Robert Christgau: Dean of American Rock Critics

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Scritti Politti

  • Songs to Remember [Rough Trade, 1982] B
  • Cupid & Psyche 85 [Warner Bros., 1985] A-
  • Provision [Warner Bros., 1988] C+
  • White Bread Black Beer [Nonesuch, 2006] **

Consumer Guide Reviews:

Songs to Remember [Rough Trade, 1982]
With the force of religious conversion, abrasive anarchist Green Gartside emerges as a pop-funk sweety-pie. Though he'd sing like Al Green if could, he settles for a gentle conversational tenor but tries too hard. The lyrics always bespeak literacy and sometimes deliver wit ("I was like an industry/Depressed and in decline"), as does the music, which shores up the out-of-pocket rhythms with tunes rather less often it undercuts them with dissonance. He's still in the deconstruction business, after all. The one that goes "My sincerity, my penicillin, my window, and my drudgery" is called "Jacques Derrida." B

Cupid & Psyche 85 [Warner Bros., 1985]
Green's Gallic allusion of choice--the name of his pubbery, in fact--is "jouissance," but although he's playful and verbal enough to make it his own, he falls short in the climax department. I'd suggest a less gushy conceit: esprit. The high-relief production and birdlike tunes and spry little keyb arrangements and hippety-hoppety beat and archly ethereal falsetto add up to a music of amazing lightness and wit that's saved from any hint of triviality by wordplay whose delight in its own turns is hard to resist. Usually I suspect lyricists who refuse to be clear of never having figured out what they mean, but here the puns are so clever and incessant that they become an end in themselves. I wouldn't be surprised to learn that Green knows what he wants to say. A-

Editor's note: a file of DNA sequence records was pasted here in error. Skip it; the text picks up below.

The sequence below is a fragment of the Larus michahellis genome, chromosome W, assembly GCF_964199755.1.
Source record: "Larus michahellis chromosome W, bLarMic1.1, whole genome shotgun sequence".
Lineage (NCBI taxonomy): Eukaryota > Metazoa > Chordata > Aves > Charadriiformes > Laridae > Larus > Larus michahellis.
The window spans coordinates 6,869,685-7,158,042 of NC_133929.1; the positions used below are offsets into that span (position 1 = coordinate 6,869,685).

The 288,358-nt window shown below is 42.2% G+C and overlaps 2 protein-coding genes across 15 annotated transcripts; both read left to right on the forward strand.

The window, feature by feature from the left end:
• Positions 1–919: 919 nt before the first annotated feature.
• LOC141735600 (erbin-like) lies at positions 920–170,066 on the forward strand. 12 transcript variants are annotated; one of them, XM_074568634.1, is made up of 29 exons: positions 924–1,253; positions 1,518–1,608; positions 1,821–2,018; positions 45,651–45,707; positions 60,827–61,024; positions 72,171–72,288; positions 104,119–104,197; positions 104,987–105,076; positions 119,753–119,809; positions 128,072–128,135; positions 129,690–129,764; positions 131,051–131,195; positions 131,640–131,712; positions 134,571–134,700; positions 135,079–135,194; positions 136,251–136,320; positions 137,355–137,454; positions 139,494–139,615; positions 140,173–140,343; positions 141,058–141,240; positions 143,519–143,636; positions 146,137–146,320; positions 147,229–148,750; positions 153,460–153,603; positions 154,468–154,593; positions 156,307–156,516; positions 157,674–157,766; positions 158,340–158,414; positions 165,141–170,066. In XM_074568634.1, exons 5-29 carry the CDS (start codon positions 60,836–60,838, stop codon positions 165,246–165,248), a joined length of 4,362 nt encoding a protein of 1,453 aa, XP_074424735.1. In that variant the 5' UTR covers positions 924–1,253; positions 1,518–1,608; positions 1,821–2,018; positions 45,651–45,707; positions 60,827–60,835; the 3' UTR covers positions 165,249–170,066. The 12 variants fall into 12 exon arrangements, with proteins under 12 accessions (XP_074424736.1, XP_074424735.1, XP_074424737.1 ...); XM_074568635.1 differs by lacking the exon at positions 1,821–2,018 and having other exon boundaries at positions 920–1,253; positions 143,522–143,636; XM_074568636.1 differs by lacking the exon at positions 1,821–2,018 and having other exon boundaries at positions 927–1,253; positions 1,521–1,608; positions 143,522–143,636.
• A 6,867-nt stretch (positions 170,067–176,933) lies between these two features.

Provision [Warner Bros., 1988]
Wonder how much Green knows about Immanuel Kant, who rhymes with "Gaultier pants"--more than you or me, probably, and less than he should before he starts name-dropping. But thereafter he strives to right his arty rep. The ones that begin "Gonna get that girl," "I wanna get 'em girl," and "Get you girl" proceed as you'd expect, into a flighty funk of positively offensive banality. I always thought his pretensions were kind of fun myself. C+

White Bread Black Beer [Nonesuch, 2006]
"He said you gotta have a reason for a revolution/She said if you don't have the wherewithal you don't need the why," and like so many ex-Marxists, Green Gartside loves women in theory ("The Boom Boom Bap," "Road to No Regret"). **